HAVANA (AP) — A senior Cuban official accused a detained U.S. government contractor of spying on Wednesday, a month after the man was arrested on suspicion of handing out communications equipment to opposition groups.
Parliament leader Ricardo Alarcon said the man is under investigation but has not yet been charged. Neither government has identified the man, who was arrested on Dec. 4.
“There is a new institution in the United States which is made up of agents, torturers and spies that are contracted as part of the privatization of war,” Alarcon said. “This is a man who was contracted to do work for American intelligence services.”
The man was detained as he attempted to board a plane leaving Cuba, but Cuban officials did not grant him access to consular officials from the U.S. Interests Section — which Washington maintains in Cuba instead of an embassy — until Dec. 28.
A spokeswoman for the U.S. Interests Section in Havana could not immediately be reached for comment.
The State Department has said that the man was working as a subcontractor for the Maryland-based economic development organization Development Alternatives Inc., and the company’s president has said he was part of a USAID program intended to “strengthen civil society in support of just and democratic governance in Cuba.”
The company has referred all further press inquiries to the State Department.
Laws passed by Congress that call for the U.S. government to try to undermine Cuba’s communist system also encourage it to support independent organizations on the island. Cuban officials routinely accuse the opposition of being mercenaries paid by Washington to foment dissent.
Alarcon, who made the comments at an event announcing Cuban municipal elections for later this year, would not give any details of the man’s condition, or say where he was being held.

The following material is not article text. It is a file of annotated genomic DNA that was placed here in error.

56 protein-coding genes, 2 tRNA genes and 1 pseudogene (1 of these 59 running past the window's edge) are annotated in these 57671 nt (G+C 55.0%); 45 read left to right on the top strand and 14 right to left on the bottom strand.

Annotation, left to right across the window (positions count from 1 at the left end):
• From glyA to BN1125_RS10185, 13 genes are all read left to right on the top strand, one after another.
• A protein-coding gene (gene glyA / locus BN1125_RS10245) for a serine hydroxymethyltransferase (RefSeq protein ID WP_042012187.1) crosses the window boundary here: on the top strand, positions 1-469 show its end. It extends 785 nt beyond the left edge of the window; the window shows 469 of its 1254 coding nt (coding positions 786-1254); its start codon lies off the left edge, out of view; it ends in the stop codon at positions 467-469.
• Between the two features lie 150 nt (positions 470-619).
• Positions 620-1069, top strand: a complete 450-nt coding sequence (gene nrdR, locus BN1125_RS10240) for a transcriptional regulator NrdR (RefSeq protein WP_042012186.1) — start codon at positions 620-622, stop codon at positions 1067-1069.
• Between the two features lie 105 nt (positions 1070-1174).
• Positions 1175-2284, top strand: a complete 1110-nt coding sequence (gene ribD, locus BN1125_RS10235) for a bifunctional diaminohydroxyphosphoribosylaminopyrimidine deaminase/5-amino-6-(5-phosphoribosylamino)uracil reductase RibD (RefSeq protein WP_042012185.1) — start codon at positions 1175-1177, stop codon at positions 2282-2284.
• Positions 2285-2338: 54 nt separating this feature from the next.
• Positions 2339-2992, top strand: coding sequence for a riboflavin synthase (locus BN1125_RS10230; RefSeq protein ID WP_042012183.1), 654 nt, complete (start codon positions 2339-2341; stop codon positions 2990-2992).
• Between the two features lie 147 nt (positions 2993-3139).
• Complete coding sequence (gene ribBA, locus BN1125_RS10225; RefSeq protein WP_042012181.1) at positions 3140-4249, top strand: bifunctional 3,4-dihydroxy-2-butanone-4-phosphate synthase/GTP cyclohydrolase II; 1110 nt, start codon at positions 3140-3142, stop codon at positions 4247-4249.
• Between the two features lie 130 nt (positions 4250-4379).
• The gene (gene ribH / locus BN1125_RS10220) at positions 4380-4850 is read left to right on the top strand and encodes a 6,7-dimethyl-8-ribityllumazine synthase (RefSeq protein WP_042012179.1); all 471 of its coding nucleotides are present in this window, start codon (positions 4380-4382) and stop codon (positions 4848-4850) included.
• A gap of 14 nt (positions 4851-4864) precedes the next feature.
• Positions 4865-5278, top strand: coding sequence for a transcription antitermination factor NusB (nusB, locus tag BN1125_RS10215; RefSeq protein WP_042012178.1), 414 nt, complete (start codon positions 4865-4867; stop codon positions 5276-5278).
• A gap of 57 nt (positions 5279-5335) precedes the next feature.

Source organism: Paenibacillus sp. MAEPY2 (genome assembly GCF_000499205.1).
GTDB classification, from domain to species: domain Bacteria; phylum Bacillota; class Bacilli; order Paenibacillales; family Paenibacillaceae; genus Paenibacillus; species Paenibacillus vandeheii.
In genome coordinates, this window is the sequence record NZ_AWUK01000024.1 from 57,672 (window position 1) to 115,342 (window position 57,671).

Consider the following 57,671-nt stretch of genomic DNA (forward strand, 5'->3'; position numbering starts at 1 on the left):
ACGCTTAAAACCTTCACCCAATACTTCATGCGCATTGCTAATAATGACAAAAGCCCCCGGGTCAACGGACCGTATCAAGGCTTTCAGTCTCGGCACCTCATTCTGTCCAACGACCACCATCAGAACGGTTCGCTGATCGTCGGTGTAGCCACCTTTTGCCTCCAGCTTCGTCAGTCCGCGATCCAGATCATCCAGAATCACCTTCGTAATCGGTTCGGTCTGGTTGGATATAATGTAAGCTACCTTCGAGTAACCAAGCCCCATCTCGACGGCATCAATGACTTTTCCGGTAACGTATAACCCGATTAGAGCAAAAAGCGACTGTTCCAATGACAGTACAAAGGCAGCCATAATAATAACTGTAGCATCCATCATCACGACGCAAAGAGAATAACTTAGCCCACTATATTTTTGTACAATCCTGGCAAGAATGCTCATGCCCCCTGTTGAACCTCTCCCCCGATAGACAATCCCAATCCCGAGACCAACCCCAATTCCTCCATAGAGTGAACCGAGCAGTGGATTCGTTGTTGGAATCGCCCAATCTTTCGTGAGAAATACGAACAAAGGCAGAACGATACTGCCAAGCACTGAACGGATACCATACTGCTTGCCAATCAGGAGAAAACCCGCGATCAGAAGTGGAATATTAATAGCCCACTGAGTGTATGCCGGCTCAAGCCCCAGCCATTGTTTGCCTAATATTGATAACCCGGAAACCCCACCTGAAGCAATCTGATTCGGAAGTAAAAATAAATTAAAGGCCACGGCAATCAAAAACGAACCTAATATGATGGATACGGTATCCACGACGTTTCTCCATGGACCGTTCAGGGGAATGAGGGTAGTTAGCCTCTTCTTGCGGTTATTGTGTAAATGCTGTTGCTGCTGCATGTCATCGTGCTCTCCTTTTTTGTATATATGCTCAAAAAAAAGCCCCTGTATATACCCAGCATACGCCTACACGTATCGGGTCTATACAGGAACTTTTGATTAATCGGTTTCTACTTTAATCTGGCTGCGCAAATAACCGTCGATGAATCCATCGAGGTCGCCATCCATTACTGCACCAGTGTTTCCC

“I can assure you that he is much better, much better than the victims of those (U.S. government) contractors around the world,” Alarcon said, a reference to evidence that some terror suspects were tortured by American contractors and intelligence agents.
Ruben Remigio Ferro, the chief justice of Cuba’s Supreme Court, who was also at the parliamentary event, said the contractor’s case had not yet reached the courts. Neither he nor Alarcon would speculate on when or whether formal charges would be brought.
Alarcon’s comments were the first by a Cuban official accusing the man of spying.
After two weeks of silence on the case, President Raul Castro first acknowledged the detention in an address to Parliament on Dec. 20, saying the American was arrested for distributing illegal satellite communications equipment.
“The United States won’t quit trying to destroy the revolution,” Castro said, referring to the rebellion led by his brother Fidel, which triumphed on New Year’s Day 1959.
“In the past few weeks, we have witnessed the stepping up of the new administration’s efforts in this area,” he said, adding that the arrest “demonstrates that the enemy is as active as ever.”
Relations between the United States and Cuba — once thought to be on the mend — have taken a nosedive in recent weeks. On Tuesday, Cuba called in the top U.S. diplomat on the island to formally protest the countries inclusion on a list of countries whose citizens will be subjected to increased scrutiny when flying to the United States.